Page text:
BSIM’s biggest concern when it comes to breastfeeding is “the ubiquitous marketing of Artificial Baby Milk (ABM) that hampers the breastfeeding relationship in most cases. It is everywhere, on TV, on hoardings, beautiful displays at supermarkets, and unfortunately, even doctors sometimes advocate formula before addressing the breastfeeding concern. A breastfeeding solution can be found, but most jump to artificial baby milk at the first instance.” In an attempt to change this BSIM has designed a petition highlighting how hospitals & healthcare professionals do not seek consent before administering ABM to newborns. You can be a part of this mission by signing the petition here: https://www.change.org/p/ministry-of-women-child-development-make-it-mandatory-to-get-parents-consent-before-giving-artificial-baby-milk-abm?recruiter=749722294&utm_source=share_petition&utm_medium=email&utm_campaign=share_email_responsive

BSIM today is crossing many strides as it partners with healthcare professionals and reaches out to many people across the country via live events. However it is still that cosy group of mothers who have found joy in breastfeeding and now continue to support and encourage each other. So if you are a #momtobe or know someone who would benefit from being a part of this group, ask them to join rightaway. They will thank you for the tip.

If you are looking for more breastfeeding inspiration, I highly recommend the blog by this talented mommy Priyadarshini Panda who blogs at Rattle Babble Battle. She has captured her beautiful journey here: My Breastfeeding Journey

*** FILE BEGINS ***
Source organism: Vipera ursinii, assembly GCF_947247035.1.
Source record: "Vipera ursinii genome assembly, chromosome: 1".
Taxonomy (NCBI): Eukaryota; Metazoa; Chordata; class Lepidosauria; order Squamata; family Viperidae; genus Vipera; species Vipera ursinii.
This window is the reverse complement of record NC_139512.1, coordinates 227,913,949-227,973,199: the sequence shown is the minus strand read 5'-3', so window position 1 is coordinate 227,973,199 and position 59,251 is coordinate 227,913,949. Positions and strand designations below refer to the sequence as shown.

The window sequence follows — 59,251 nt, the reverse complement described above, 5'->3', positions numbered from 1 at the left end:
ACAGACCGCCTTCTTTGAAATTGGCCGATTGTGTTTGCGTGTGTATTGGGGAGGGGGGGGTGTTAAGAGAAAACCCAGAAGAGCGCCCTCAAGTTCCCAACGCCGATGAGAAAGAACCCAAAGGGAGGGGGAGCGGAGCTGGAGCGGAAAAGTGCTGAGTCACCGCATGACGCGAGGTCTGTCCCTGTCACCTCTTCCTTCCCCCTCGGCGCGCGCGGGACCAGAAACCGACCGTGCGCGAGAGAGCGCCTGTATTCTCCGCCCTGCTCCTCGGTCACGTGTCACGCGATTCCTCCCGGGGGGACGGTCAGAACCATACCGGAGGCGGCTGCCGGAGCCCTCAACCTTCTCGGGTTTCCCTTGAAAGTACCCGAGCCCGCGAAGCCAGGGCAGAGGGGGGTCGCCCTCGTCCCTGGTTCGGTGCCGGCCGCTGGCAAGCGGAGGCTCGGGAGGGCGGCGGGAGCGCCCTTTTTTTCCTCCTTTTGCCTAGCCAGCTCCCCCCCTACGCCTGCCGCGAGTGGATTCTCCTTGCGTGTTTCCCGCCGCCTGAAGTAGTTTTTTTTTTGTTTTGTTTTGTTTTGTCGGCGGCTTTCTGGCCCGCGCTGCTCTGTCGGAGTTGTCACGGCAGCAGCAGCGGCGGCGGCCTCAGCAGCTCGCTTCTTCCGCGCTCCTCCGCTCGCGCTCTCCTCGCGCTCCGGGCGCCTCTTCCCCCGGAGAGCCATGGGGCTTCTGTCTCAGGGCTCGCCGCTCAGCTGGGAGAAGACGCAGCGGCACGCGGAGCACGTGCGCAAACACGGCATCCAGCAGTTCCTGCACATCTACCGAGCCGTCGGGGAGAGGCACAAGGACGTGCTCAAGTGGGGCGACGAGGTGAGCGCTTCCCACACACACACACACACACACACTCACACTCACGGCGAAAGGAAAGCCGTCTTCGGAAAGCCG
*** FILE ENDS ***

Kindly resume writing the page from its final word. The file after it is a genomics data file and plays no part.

Cherishing these moments of Toddler Breastfeeding

I honestly did not think about how long I would be breastfeeding babyT before we started. But now that we are still at it at 20 months, it seems like the most natural thing to do. He is still my baby and I am still feeding him valuable nutrition.

 

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Toddler breastfeeding has its own dynamics and every day can still spring surprises. Feeling like you are “feeding a new-born” is common even after the child has turned, say 15 or 18 months.  Toddler Breastfeeding is still about providing valuable nutrition to the child, as much as it is about providing comfort, soothing and helps tide through the necessary ills of development spurts, teething, viral, etc. But breastfeeding is a boon at these times. Nothing can pacify a confused, cranky toddler like the mother’s breast can. Selfish or lazy, you say? Well, no. I call it my superpower.

This blog post was written as a special feature for KidsStopPress on the occasion of World Breastfeeding Week 2017. You can read the full article here:

One Mom’s Honest Account on the Joys & Struggles of Toddler Breastfeeding

The first 30 days of Breastfeeding – why new moms need to see success

I spent almost a decade in the Human Resource function and of that a considerable portion in recruitment and staffing. Please don’t be disappointed to see a very unusual analogy here. I can explain. Almost every HR specialist has read a book title “The first 90 days” and how it impacts the success of a new recruit or a newly elevated leader. And I live by this book. Most of your lives early experiences will largely determine how well you fare in those areas. And the same goes for the early breastfeeding days.

New mothers need to see successes in their early breastfeeding days in order to have a journey that is fulfilling and satisfying to both her newborn child and herself.